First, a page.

Most rich donors express a desire to give to social change—but in practice, a greater proportion of their giving goes to elite universities and cultural institutions. Feeney did both. He gave nearly a billion to his alma mater, but he also gave billions to basic human needs.

Imagine the possibilities if more donors followed his lead. What if, alongside a $100 million dollar gift to a highly selective university, they also gave $100 million to set up a system that makes online textbooks free for every college student in the United States, forever? If a donor gave $20 million to an institution searching for a cure for cancer, and $20 million to fund research on malaria, a disease that still kills a child every minute? Or $5 million to their child’s private school and $5 million to support quality teaching across sub-Saharan Africa?

I know that very few people are willing or able to give away all their wealth. But there’s a lot of ground between Feeney’s blockbuster generosity and the current state of giving among the ultra-wealthy—and so many opportunities to make an impact.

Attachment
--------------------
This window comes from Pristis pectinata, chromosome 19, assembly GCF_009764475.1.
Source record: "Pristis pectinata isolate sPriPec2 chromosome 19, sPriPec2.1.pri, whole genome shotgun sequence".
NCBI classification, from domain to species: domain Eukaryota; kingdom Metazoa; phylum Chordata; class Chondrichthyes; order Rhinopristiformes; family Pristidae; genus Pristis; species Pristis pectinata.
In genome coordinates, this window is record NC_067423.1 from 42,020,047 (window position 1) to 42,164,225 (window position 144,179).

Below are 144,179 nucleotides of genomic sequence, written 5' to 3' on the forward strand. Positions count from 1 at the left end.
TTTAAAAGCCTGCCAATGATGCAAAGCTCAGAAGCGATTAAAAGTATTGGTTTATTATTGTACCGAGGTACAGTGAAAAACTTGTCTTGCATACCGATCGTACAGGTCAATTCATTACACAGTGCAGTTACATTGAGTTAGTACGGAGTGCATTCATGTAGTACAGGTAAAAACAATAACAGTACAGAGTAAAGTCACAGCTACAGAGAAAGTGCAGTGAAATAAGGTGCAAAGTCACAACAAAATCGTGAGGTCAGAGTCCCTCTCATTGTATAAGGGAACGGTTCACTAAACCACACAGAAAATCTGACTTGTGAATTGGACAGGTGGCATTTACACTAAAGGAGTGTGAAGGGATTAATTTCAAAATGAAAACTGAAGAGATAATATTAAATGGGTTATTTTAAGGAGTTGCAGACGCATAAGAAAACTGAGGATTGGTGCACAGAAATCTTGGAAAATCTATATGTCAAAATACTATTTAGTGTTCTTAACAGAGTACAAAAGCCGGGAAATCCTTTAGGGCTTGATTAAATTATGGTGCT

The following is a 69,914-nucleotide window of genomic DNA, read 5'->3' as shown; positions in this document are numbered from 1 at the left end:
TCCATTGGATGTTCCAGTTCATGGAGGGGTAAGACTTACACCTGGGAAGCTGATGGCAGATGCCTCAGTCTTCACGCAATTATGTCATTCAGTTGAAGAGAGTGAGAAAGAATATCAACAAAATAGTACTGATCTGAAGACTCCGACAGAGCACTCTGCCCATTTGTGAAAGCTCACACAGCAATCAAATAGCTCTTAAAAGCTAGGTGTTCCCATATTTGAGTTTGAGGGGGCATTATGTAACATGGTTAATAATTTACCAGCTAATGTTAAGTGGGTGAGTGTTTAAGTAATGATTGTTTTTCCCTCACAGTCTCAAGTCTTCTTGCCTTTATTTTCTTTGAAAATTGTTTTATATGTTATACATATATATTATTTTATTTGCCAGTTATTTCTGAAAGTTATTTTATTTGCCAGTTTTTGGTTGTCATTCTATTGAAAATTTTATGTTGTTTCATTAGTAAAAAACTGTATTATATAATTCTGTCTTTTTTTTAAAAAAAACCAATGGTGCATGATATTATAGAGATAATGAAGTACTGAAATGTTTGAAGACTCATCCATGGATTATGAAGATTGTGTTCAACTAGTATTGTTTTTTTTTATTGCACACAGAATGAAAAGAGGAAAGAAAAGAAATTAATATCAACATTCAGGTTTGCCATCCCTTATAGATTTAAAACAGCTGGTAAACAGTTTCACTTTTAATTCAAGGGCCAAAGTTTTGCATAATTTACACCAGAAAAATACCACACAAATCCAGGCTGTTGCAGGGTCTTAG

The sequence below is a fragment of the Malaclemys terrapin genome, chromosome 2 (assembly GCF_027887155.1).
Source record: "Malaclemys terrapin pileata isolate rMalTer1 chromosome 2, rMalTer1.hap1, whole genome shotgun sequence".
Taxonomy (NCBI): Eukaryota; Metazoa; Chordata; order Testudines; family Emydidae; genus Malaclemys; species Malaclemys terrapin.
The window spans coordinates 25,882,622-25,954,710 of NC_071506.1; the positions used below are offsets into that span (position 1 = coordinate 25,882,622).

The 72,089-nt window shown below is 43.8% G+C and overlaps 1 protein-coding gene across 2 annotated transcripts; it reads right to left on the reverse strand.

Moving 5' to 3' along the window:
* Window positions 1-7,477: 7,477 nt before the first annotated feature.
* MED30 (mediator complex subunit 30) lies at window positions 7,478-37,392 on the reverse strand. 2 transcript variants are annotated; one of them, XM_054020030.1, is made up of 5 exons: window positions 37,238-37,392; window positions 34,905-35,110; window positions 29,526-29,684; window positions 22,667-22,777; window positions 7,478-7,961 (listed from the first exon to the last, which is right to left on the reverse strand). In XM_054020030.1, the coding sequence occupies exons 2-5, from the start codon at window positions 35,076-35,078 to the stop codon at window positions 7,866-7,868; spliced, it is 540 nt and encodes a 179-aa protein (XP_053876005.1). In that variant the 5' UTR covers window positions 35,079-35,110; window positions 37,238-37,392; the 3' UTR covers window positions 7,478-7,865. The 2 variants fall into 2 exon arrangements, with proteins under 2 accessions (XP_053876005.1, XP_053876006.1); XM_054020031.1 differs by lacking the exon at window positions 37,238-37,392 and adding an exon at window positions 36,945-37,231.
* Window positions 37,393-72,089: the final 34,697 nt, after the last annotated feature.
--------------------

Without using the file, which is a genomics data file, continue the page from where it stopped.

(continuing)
Globally, the net worth of the world’s 2,640 billionaires is at least $12.2 trillion. With $1 billion, philanthropistscould fund a set of high-impact, low-cost interventions that could save the lives of two million additionalmothers and babies by 2030. With $4 billion, they could help a half-billion smallholder farmers become more climate resilient and reduce greenhouse gas emissions from agriculture by 1 gigaton a year by 2030.With just over $7 billion, they could get vaccines to 300 million people, preventing at least 7 million deaths.